Data currently unavailable for “one person, one vote” Supreme Court case

On Tuesday, the Supreme Court announced that it will reconsider whether one person really does equal one vote, as plaintiffs in Evenwel v. Abbott argue that the current standard of using total population to determine legislative districts gives unfair electoral advantages to people who can’t vote.

The “one person, one vote” principle was established in 1964, and since then it has been held that states are allowed to decide for themselves how best to implement it. Like Texas, most have chosen total population. If the Court sides with the plaintiffs in Evenwel, it could potentially force states to redraw their maps based on the number of eligible voters as opposed to overall numbers of people.

There are a number of moral and theoretical reasons why the eligible voter standard would be worse than the total population standard: It would make it harder to draw majority-minority districts in accordance with the Voting Rights Act; it would unfairly disenfranchise felons, children and the mentally incapacitated who, while citizens, are ineligible to vote; and, perhaps most importantly, it would redefine the idea of “representation,” suggesting that elected officials don’t necessarily represent everyone to whom the laws they craft apply, and instead only represent those who are eligible to vote for them.

But even if none of that were the case — even if plaintiffs in Evenwel stood squarely on the right side of this argument — they would still have a major practical problem: The data necessary to implement the eligible voter standard doesn’t currently exist.

As FiveThirtyEight‘s Leah Libresco notes, the total population figures currently used to draw district lines come from Census data (as the Constitution suggests it should), and those figures include everyone, including prisoners, felons, children, the mentally incapacitated and non-citizens. One could easily remove children from the estimate by subtracting everyone under the age of 18, but that only gets you the voting age population, not the eligible voter population that the plaintiffs in Evenwel are advocating. After all, they’re trying to disenfranchise non-citizens, not children.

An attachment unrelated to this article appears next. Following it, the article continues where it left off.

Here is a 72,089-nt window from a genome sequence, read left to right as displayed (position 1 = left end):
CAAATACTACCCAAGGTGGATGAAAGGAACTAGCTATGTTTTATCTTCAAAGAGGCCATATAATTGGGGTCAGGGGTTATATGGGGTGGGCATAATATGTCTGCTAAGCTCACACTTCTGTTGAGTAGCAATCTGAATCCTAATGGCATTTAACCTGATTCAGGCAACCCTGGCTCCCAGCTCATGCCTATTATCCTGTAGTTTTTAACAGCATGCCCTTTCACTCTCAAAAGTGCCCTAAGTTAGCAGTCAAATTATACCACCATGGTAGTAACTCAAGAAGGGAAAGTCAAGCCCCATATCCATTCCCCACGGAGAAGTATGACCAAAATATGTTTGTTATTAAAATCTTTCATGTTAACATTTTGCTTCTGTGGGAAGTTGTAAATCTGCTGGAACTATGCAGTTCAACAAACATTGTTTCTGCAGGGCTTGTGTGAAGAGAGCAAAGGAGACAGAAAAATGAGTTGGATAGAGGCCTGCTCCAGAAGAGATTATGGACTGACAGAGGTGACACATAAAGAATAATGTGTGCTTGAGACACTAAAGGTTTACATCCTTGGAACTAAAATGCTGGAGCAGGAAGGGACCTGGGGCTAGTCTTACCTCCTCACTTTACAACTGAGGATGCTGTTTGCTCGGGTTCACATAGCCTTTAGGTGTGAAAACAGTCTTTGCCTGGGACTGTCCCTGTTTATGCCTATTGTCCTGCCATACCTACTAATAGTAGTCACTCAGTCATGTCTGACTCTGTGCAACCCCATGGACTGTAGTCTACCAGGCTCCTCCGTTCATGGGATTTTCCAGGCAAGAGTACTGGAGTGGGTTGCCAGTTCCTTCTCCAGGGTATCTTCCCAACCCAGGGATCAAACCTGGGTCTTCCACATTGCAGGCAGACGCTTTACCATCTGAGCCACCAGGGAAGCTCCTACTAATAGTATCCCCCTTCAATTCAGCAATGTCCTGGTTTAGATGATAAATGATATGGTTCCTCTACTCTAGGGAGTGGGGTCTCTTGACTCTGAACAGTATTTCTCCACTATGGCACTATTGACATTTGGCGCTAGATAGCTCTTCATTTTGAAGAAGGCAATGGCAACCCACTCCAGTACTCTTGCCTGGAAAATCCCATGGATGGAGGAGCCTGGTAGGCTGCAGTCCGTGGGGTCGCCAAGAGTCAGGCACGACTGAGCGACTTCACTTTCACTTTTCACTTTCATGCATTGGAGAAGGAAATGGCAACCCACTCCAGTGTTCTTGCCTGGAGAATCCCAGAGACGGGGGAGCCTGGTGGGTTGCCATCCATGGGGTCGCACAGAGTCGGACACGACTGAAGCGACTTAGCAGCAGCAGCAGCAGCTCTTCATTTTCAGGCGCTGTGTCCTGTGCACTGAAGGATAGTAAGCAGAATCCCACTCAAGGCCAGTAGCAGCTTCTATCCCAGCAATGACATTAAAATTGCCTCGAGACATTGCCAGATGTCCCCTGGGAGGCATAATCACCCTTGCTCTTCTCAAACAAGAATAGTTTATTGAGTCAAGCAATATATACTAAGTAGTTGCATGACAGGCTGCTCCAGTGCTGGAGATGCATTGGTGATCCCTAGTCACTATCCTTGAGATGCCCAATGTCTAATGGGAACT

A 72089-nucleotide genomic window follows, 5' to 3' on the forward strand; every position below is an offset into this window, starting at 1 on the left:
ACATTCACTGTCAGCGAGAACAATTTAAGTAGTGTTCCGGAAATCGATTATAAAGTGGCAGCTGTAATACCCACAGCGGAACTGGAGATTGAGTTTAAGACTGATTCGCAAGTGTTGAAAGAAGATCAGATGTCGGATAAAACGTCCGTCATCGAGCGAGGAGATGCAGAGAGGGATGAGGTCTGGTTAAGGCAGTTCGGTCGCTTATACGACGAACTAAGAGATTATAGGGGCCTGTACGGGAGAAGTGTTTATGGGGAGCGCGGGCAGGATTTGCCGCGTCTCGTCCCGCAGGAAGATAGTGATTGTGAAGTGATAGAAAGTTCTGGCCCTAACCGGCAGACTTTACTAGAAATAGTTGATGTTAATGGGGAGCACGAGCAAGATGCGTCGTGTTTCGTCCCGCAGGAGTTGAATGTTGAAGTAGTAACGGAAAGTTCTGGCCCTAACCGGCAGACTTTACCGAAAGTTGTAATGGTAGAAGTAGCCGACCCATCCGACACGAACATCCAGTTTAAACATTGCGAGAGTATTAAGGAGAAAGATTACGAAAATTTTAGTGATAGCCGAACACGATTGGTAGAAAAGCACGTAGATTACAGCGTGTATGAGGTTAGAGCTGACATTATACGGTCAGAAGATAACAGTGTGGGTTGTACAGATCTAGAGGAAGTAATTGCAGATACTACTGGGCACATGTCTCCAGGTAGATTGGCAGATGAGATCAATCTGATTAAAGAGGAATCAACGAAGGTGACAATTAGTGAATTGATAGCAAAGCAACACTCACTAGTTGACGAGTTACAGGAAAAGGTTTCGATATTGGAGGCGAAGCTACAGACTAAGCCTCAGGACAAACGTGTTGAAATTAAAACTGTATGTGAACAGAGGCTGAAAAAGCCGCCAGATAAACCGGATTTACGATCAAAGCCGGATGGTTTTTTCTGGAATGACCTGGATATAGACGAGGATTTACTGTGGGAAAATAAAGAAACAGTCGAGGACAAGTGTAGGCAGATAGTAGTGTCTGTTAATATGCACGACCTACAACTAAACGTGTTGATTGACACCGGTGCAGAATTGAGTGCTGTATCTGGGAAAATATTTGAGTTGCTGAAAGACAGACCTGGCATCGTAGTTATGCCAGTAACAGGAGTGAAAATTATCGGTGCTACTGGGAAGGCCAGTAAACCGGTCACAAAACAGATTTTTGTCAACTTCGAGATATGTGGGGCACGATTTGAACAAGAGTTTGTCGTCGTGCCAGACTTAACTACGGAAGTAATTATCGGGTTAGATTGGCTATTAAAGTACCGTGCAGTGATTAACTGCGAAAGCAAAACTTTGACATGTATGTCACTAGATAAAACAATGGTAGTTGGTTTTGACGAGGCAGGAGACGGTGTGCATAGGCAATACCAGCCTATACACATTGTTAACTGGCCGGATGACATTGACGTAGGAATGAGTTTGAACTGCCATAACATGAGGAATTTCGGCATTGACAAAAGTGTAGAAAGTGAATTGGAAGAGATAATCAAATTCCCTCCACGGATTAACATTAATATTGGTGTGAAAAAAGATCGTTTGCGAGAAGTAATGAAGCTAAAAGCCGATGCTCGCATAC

The Supreme Court, via Wikimedia Commons

The Supreme Court, via Wikimedia Commons

Libresco goes on to suggest that the American Community Survey, a supplemental survey that does ask respondents about citizenship, could potentially be combined with Census data to get an estimate on voting age citizens within given boundaries. But again, not all citizens are eligible to vote, and the ACS does not ask about criminal record or mental capacity. (She also notes that if House Republicans had their way in 2012, the ACS wouldn’t exist.)

This poses a problem for the eligible voter standard given how massive the United States’s prison population is. There are 21 counties in which prisoners comprise at least 20 percent of the total population, and only two states — Vermont and Maine — allow prisoners to vote. Add to this the fact that many of these prisoners will remain ineligible to vote long after they are released from prison — in many cases never having their rights restored — and it becomes nearly impossible to calculate the eligible voter population based on data currently collected by the Census Bureau.

All this being the case, the Court will be ruling on more than whether “one person, one vote” really means “one eligible voter, one vote” this coming October; it will be ruling on what data the Census Bureau is constitutionally obligated to collect every ten years. If they decide that non-voters should be excluded from district apportionment, get ready for a few extra questions on your survey next time around.